Etymology
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fowl (n.)

Old English fugel "bird, feathered vertebrate," from Proto-Germanic *fuglaz, the general Germanic word for "bird" (source also of Old Saxon fugal, Old Frisian fugel, Old Norse fugl, Middle Dutch voghel, Dutch vogel, German vogel, Gothic fugls "a fowl, a bird"), perhaps a dissimilation of a word meaning literally "flyer," from PIE *pleuk-, from root *pleu- "to flow."

Displaced in its original sense by bird (n.); narrower sense of "barnyard hen or rooster" (the main modern meaning) is first recorded 1570s; in U.S. this was extended to domestic ducks and geese.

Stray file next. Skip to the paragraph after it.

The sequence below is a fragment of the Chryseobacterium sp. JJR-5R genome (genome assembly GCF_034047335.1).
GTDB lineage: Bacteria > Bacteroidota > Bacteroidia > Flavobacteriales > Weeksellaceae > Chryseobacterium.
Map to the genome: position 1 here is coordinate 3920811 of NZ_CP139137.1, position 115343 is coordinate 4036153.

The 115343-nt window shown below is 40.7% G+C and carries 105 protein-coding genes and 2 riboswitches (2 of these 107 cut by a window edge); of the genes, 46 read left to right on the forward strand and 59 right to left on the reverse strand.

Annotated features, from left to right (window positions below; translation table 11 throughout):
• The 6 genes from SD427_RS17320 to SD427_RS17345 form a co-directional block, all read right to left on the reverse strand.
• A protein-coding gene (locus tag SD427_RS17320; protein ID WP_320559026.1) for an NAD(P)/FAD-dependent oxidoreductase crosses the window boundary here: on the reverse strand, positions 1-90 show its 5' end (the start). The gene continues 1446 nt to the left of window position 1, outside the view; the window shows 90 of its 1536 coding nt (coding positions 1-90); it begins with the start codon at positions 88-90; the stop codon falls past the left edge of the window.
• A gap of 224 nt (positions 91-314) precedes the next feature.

fowl (v.)

Old English fuglian "to catch birds," from the source of fowl (n.). Related: Fowled; fowling. Fowling-piece "gun used for shooting wildfowl" is from 1590s.

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Definitions of fowl
1
fowl (v.)
hunt fowl;
fowl (v.)
hunt fowl in the forest;
2
fowl (n.)
a domesticated gallinaceous bird thought to be descended from the red jungle fowl;
Synonyms: domestic fowl / poultry
fowl (n.)
the flesh of a bird or fowl (wild or domestic) used as food;
Synonyms: bird
From wordnet.princeton.edu